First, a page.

In his new book, R.R. Reno seeks to reacquaint us with the moral and political significance of what the sociologist Emile Durkheim called the “strong gods,” which Reno describes as “love of the divine, love of truth, love of country, love of family.” He wants to wean Westerners from the 20th century’s “postwar consensus” that still unites us “culturally, even spiritually” around “anti-totalitarian, anti-fascist, and anti-nationalist” narratives. These narratives have committed us to worshipping “weak gods”—openness, diversity, multiculturalism—to protect us from the strong gods of nation and religion that might turn back the clock to 1939 or 1914.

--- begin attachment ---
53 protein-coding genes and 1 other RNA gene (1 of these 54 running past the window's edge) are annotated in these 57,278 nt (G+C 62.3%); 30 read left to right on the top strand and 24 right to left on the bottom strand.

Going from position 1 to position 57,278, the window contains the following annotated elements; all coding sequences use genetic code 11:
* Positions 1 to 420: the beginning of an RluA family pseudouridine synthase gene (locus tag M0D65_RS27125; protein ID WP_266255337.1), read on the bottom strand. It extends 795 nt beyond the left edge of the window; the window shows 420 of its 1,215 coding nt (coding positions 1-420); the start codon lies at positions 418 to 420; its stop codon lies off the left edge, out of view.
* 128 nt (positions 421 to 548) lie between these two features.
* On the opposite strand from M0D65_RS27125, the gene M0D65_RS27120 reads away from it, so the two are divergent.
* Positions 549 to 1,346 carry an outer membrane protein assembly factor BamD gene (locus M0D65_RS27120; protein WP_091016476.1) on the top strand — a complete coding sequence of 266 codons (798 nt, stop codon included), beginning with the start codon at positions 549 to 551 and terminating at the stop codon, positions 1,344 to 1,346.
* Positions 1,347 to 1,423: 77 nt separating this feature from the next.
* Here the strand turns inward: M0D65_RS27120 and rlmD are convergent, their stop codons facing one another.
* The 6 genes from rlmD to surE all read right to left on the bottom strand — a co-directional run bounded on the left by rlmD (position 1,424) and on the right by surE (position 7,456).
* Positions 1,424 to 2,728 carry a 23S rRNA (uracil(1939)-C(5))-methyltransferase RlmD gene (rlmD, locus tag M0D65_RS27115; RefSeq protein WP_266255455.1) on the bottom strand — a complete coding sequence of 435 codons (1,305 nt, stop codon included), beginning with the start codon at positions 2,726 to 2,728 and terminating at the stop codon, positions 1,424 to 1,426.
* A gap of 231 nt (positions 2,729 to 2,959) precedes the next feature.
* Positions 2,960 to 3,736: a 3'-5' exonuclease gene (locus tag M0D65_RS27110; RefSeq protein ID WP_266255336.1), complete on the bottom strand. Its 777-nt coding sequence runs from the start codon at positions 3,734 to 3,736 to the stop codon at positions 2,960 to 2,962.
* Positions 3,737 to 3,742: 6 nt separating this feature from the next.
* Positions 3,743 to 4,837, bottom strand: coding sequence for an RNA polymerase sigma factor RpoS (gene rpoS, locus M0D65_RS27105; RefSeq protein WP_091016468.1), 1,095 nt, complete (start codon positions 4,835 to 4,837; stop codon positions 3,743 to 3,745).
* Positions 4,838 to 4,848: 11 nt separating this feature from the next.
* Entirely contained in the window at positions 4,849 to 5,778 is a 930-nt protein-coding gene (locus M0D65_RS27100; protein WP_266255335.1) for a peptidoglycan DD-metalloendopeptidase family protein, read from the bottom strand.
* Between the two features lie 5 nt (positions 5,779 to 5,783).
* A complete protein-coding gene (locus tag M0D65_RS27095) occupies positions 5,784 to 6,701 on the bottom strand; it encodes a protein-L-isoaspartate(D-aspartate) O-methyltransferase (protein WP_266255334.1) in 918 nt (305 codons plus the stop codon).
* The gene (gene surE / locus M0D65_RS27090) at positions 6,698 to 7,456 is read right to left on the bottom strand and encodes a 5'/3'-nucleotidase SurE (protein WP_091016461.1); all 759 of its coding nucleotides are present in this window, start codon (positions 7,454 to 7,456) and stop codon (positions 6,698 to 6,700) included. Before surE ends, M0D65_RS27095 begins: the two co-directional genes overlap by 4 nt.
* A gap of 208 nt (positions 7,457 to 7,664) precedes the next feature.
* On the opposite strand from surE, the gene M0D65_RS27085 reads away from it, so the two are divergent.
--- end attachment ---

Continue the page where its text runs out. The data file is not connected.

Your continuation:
The postwar consensus once made sense, Reno says, but in our day its imperatives have become “flesh-eating dogmas” that deprive us of solidarity. Reno sensibly observes: “It is not 1939. Our societies are not … marching in lockstep. Central planners do not clog our economies. There is no longer an overbearing bourgeois culture bent on ‘exclusion.’” It is time for the weak gods, spawned by a 20th century that seems to be refusing to end, to be ushered off the stage. It is time for the “return of the strong gods.”

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